As part of our exclusive series in partnership with TOC Digital, INFORM’s Matthew Wittemeier caught up with Beth Maundrill, Editor-in-Chief at Port Technology International, to get a sneak peek at her views on being a millennial in maritime. From how she found her way into the industry to what it is like to work in it on a daily basis, Beth gives us insight into what we can expect to explore in the upcoming TOC Digital Millennials in Maritime People session (#MiM20People).
MW: Beth, how did you start working in maritime? What attracted you to the industry?
BM: I’ve been in business-to-business publishing since leaving university, so it’s been about seven years now. Previously, I was working in the defense and aerospace realm, and, having done that for quite a number of years, I wanted to explore a new industry and something outside of defense. Maritime’s got some similarities in some of the technologies that have been explored, so while it wasn’t a huge shift away from what I was used to, it was something new that I could sink my teeth into. Immediately, I realized that Maritime is a fundamentally everlasting industry that will always be important globally.
MW: You’ve been in the industry now for nearly a year, if I understand correctly.
BM: Yeah, about eight months now.
MW: What surprised you the most about the industry that you didn’t see coming?
BM: So, my first introduction to the industry was actually at the Smart Digital Ports Conference in Rotterdam, which Port Technology hosts. Compared to my experience at defense conferences, I really saw that it was a different group of people. While there were some similarities, and I think bearing in mind what we’re kind of discussing here today, the lack of millennials, but I think what I was surprised to see a positive mix of females in the industry at a relatively high level and a diversity in nationalities present. I can remember that being one of the most surprising things, and that was kind of straightaway.
Another surprising thing is, obviously, I had a preconception of the maritime industry as being relatively slow and sluggish. Actually, when you look into it, the technologies and concepts that organizations are exploring are thought-leading in the same way that I’d seen in defense, for different reasons obviously, but it is a really forward-thinking industry.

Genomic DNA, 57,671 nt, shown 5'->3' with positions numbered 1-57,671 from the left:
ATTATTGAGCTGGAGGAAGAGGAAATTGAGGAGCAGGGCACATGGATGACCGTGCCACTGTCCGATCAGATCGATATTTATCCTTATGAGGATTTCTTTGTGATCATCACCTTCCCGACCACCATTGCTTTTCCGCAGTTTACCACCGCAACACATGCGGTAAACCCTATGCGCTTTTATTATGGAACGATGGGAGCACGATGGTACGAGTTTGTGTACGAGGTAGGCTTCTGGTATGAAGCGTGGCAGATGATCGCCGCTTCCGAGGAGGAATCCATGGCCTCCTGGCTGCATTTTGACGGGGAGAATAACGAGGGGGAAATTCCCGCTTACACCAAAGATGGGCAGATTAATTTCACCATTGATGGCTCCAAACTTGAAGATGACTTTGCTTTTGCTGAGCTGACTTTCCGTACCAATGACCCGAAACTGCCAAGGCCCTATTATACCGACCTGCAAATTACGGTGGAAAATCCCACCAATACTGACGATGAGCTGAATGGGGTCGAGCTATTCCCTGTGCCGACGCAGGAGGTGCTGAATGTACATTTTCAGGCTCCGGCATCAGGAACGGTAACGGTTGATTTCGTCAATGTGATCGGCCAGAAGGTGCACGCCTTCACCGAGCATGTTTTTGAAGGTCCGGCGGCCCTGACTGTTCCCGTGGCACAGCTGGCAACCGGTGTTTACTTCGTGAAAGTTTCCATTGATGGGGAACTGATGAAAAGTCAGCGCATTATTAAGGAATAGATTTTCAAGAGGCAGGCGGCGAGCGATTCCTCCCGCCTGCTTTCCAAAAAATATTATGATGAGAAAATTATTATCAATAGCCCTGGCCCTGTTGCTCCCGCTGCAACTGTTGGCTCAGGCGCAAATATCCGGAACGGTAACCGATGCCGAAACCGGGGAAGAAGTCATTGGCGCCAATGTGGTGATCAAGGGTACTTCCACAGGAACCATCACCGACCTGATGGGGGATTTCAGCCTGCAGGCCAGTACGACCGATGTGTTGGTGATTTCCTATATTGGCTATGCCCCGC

MW: Let’s talk a bit about what we’re here to talk about, which is millennials. So, you, yourself, are a millennial.
BM: Yep. I fall into that category.
MW: How would you typify the generational mix at Port Technology?
BM: Port Technology International is quite a small, close-knit team and I think we’ve got a good range of ages within the team. The senior management of the company overall are obviously a lot more mature. I wanted to avoid saying “older,” but they obviously are. When you get to that level, of course, that’s going to be the case, because getting to those positions comes with experience.
Regarding the team, I think we’re a good mix. There are a couple of millennials and a few people from Generation X. It’s a good mix of males and females as well. So, we’re kind of getting perspectives and experience from across the board.
MW: What was it like integrating into that highly diverse team?
BM: I’d worked at my previous company for quite a number of years. So, for me, integrating was a challenge because I had to let go of some of the old working practices that I was really used to. I think, in a way, that kind of taught me to step back a bit and just watch what’s going on rather than bullishly coming in and trying to change things. Then, when I’d learned exactly what was going on, I could confidently make suggestions for change.
I’d been brought in on the premise that I would “shake things up” on the editorial side – kind of bring in new ideas. So, as well as having to take a step back and watch what was actually going on, it was also good for me to be able to come in with an objective view, bring in some new working practices, new workflows, and new ideas. That was kind of the biggest challenge, just making that balance suitable to present myself in the best way.
MW: What’s it like inside the team with all of that change happening? It sounds like you, in a way, have been a catalyst for some of that change.
BM: I think at the beginning, change is always scary. It was just working out how to best implement it in setting our expectations at the right level. I would say my rhetoric is very much “slow and steady will win the race.” So there’s still changes happening.
MW: That’s not a traditional millennial view. There is a stereotype that we hit the problem head-on, if you will.
BM: Yeah, I think it is about evaluating things a little bit more carefully. If you go at things really hard and really quickly, from my personal experience, you can trip up and waste time. I’ve seen that happen before. I’d rather do things well the first time rather than having to repeat them.